This function should URI-encode the response using the encodeString() function from Twitterbot.gs, and then append “&in_reply_to_status_id=X” where X is the “id_str” of the reply tweet. This ensures that the tweet will be sent as an actual response to the first tweet. The URI-encoded string plus the replyID section is what should be returned by the function.

Once you’ve written the code to make responses, you just need to change two more things. In the schedule() function, you’ll need to change

var result = bot.sendTweet();
to
var result = getAndSendReplies();

and then secondly, in Resources>Current Project’s Triggers, you’ll need to set the schedule() function to be Time Driven>Minutes Timer>Every Minute. This means that every minute, the bot will scan for replies and send out responses.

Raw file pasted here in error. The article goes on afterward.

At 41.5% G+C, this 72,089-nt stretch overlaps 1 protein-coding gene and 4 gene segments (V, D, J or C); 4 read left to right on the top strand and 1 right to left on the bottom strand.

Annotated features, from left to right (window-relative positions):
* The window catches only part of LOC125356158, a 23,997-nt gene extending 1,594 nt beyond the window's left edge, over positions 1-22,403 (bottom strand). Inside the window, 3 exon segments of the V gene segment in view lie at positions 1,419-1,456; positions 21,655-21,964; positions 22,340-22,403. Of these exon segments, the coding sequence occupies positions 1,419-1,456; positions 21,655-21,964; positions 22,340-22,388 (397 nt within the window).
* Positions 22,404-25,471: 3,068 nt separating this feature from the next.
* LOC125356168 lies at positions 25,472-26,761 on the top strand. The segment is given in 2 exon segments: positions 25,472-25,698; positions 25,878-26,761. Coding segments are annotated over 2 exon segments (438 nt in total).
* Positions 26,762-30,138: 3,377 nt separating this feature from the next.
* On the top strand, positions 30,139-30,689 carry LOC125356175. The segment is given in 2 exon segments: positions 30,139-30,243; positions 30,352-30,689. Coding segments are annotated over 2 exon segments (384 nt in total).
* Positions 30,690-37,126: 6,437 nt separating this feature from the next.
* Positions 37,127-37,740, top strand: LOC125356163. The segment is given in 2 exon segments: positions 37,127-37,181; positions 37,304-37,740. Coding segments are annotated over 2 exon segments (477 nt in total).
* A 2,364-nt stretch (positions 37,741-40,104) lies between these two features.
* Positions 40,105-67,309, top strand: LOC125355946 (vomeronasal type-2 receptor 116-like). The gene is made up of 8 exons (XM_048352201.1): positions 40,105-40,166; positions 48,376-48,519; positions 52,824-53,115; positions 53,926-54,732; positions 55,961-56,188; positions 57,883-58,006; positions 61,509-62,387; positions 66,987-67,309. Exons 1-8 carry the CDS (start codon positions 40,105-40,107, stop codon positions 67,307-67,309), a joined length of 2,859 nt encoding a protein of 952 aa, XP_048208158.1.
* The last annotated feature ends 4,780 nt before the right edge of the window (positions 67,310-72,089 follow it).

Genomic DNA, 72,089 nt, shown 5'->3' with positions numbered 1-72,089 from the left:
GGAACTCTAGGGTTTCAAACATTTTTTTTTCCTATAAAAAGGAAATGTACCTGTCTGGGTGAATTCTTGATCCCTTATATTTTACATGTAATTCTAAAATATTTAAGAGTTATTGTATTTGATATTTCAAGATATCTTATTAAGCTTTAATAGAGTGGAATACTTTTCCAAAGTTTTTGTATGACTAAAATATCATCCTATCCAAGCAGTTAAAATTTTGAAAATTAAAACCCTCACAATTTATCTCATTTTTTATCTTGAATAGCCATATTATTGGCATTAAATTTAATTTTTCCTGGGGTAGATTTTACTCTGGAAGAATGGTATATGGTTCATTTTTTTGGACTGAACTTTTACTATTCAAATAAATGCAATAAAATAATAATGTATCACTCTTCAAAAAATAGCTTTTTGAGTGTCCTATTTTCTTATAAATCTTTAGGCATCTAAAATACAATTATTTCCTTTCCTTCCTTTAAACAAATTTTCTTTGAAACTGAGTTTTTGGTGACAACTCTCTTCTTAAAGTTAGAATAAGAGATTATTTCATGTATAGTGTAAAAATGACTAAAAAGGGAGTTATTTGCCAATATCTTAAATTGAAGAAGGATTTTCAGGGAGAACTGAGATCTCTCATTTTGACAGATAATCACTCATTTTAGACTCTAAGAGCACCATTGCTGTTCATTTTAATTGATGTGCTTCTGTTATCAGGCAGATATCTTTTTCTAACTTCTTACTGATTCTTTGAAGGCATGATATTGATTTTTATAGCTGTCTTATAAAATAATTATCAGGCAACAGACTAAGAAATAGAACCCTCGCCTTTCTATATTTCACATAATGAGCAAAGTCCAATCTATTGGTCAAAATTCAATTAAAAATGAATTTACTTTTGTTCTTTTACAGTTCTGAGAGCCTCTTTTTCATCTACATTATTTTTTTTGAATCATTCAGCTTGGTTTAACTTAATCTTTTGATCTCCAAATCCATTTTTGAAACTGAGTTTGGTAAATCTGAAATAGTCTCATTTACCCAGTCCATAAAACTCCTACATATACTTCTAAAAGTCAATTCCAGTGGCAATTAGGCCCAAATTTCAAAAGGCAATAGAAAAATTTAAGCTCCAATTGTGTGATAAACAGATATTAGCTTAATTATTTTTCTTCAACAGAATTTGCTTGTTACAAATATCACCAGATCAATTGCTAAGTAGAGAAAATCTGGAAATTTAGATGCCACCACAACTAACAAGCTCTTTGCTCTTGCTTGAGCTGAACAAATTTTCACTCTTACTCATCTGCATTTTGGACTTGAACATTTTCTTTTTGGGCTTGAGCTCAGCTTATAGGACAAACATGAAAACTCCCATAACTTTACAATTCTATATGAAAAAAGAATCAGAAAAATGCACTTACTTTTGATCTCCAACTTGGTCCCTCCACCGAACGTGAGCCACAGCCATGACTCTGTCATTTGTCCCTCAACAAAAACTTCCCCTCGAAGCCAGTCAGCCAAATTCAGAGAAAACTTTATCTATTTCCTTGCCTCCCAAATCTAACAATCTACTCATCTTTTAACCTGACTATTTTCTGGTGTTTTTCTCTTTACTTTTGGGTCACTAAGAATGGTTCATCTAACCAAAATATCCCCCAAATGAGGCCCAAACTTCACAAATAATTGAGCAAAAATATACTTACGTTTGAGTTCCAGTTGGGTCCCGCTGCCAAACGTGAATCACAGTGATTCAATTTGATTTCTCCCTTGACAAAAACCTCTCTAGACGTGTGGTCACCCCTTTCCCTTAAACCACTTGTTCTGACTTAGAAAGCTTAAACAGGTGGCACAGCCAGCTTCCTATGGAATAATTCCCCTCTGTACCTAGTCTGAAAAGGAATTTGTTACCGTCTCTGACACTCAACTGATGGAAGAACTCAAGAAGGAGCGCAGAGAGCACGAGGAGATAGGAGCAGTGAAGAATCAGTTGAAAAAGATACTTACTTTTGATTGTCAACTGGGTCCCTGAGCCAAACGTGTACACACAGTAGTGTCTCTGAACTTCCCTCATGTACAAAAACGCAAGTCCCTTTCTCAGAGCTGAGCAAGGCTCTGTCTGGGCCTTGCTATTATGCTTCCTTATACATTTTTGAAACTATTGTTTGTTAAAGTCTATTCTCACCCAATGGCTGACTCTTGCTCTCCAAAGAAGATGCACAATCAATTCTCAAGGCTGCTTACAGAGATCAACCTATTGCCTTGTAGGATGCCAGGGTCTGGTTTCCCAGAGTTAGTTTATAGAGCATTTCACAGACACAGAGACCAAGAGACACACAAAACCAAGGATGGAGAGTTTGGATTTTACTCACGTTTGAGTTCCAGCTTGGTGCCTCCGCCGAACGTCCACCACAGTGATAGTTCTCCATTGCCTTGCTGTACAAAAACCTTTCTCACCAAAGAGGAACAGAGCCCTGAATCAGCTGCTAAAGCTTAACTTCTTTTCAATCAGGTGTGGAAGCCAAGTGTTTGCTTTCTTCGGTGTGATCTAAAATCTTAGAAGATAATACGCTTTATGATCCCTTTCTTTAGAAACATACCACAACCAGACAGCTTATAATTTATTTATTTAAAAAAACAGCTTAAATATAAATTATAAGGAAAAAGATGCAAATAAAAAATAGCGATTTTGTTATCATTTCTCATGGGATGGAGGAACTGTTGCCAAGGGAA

And that’s about it for part 2! Let me know if this works for you.

Can I make you a drink? – Making @MixologyBot

//Patrick //Sunday, November 24th, 2013 — 11:24 pm

@MixologyBot is one of my most recent bots, and has become quite popular in the meantime. It is a Twitterbot that generates cocktail recipes every 2 hours.


A lot of people have been wondering how it makes cocktails, especially since a lot of them seem to be strangely plausible. I’m here to show you what I did to make it work.

Step One: Amounts and Ratios

The first thing I did was look at the IBA Official Cocktail List and take note of the different amounts and ratios used in all the cocktails. The recipes here use cls, so I decided to change them all to the nearest .25 or .5 oz for convenience (e.g. with 3 cl rounding to 1 oz). For example, a Manhattan is defined as 5 cl Rye, 2 cl Red Vermouth and a dash of Angostura bitters, so I rounded that to 1.5 oz and .5 oz, respectively (we’ll get to the dash of bitters later), and added [1.5, .5] to my list of recipe templates for a 2 oz drink.